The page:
Cycling and Health
The direct costs of cycling are pretty straightforward – it’s the amount being spent on infrastructure, whether it’s cycleways or token splashes of paint on the roads. As for indirect costs (externalities), cycling arguably has less than any other travel mode. Cyclists aren’t hurting anybody.
The benefits are a bit more complex. Like public transport, cycling helps to mitigate congestion – so car users benefit from having faster, more reliable travel times. Cycling also reduces greenhouse gas emissions.
Then there are the health benefits of cycling. Quoting from a 2014 paper which modelled potential cycling investment in Auckland (emphasis added):
Our findings suggest that the most effective approach would involve physical segregation on arterial roads (with intersection treatments) and low speed, bicycle-friendly local streets.
We estimate that these changes would bring large benefits to public health over the coming decades, in the tens of dollars for every dollar spent on infrastructure. The greatest benefits accrue from reduced all-cause mortality due to population-level physical inactivity.
Overall, the authors estimated that a $630 million investment in cycleways and “self-explaining roads” (traffic calming etc) would get cycling mode share to 40% by 2051, and give benefits of more than $13 billion, with a benefit:cost ratio of 24:1. Pretty good really. And we’ve found so far that the benefit:cost ratios for cycleways, at least the ones getting funded by the Urban Cycleways Programme, are often an order of magnitude higher than what we get for roads.
So, riding a bike is good for fitness and keeps you healthier for longer. At the New Zealand level, if more people cycled we’d have a healthier population, with lower mortality.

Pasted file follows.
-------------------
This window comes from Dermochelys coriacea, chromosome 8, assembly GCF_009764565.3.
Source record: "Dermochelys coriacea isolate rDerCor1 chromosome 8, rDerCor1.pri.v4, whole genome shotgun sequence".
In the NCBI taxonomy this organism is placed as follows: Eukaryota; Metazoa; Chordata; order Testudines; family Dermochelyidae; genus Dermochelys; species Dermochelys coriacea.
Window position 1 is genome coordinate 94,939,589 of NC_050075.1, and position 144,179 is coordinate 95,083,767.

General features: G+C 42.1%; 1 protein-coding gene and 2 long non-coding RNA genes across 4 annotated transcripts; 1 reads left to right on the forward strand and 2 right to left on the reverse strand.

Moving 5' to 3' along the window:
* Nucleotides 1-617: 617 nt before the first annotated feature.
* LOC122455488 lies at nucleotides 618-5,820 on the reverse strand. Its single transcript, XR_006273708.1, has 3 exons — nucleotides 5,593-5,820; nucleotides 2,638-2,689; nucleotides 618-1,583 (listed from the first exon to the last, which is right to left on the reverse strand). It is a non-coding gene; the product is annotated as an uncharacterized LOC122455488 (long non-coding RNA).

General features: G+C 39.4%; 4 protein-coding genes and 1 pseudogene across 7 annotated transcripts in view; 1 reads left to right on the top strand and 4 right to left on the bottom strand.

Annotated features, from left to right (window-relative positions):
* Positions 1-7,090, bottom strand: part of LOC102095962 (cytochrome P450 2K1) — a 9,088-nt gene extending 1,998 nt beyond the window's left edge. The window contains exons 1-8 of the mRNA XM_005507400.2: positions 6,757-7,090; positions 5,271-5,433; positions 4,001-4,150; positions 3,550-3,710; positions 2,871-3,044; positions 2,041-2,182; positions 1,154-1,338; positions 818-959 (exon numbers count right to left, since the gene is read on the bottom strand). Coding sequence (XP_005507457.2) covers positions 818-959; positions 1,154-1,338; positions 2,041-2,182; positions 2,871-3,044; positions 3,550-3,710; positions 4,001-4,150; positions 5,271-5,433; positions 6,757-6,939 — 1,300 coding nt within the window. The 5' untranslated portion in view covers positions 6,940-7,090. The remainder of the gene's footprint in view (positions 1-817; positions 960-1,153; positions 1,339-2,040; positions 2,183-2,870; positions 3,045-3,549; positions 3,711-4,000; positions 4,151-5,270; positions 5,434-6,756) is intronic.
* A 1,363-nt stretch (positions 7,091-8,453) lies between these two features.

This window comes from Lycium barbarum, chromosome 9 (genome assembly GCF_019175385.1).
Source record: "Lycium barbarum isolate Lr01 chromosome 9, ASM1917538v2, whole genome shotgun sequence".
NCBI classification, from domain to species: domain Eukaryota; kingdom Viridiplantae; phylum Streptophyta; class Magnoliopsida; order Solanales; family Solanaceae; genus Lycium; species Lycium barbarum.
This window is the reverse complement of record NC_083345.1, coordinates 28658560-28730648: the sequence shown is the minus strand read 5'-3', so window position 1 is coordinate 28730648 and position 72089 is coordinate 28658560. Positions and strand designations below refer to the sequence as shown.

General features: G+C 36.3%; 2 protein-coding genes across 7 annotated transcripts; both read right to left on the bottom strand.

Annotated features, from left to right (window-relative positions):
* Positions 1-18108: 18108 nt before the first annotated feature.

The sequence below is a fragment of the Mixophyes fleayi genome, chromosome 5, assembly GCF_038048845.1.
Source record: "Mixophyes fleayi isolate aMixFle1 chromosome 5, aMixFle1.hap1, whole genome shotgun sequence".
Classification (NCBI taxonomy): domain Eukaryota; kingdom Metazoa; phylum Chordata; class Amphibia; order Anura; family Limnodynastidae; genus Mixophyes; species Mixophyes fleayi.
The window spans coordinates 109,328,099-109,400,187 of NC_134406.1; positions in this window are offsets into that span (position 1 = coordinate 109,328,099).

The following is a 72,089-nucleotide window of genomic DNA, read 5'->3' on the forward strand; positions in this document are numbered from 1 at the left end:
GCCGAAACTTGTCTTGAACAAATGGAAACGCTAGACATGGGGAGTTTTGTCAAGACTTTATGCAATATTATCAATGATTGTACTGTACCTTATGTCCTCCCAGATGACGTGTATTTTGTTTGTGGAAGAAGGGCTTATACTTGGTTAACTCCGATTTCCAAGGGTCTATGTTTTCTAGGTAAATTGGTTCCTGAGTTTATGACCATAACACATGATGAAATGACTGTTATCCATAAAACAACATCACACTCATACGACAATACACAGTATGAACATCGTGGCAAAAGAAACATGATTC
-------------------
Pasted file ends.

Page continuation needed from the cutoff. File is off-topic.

The next step: making helmets optional
Now, let’s have the conversation around helmet laws. Looking at the international picture: New Zealand’s compulsory helmet laws make us an international outlier. The evidence on their effectiveness has been mixed at best. Yes, helmets can reduce the severity of head injuries; but they’re also a barrier to cycling uptake.
We don’t know for sure in New Zealand, because the research hasn’t been done. But here’s my personal view. If we got rid of the law that says you have to wear a helmet while cycling, we’d have more people on bikes. This means car drivers will pay more attention to them, and drive more carefully. As such, it’s not clear whether the rate of serious head injuries (and in the worst case, deaths) would rise or fall. It depends on which effect dominates – cyclists being less likely to wear helmets so getting more severely injured, or drivers being more alert around cyclists. I wouldn’t be surprised if the latter effect wins out.
But here’s the thing – even if the latter effect doesn’t win out, it’s probably still a good idea to get rid of the law. Because there are all the other benefits from cycling to consider too – a healthier, fitter population, plus the congestion and emissions benefits. Those benefits are likely to be much greater than any ‘net’ cost from having more cyclists injured.
We’ve got an unusual split of powers in New Zealand: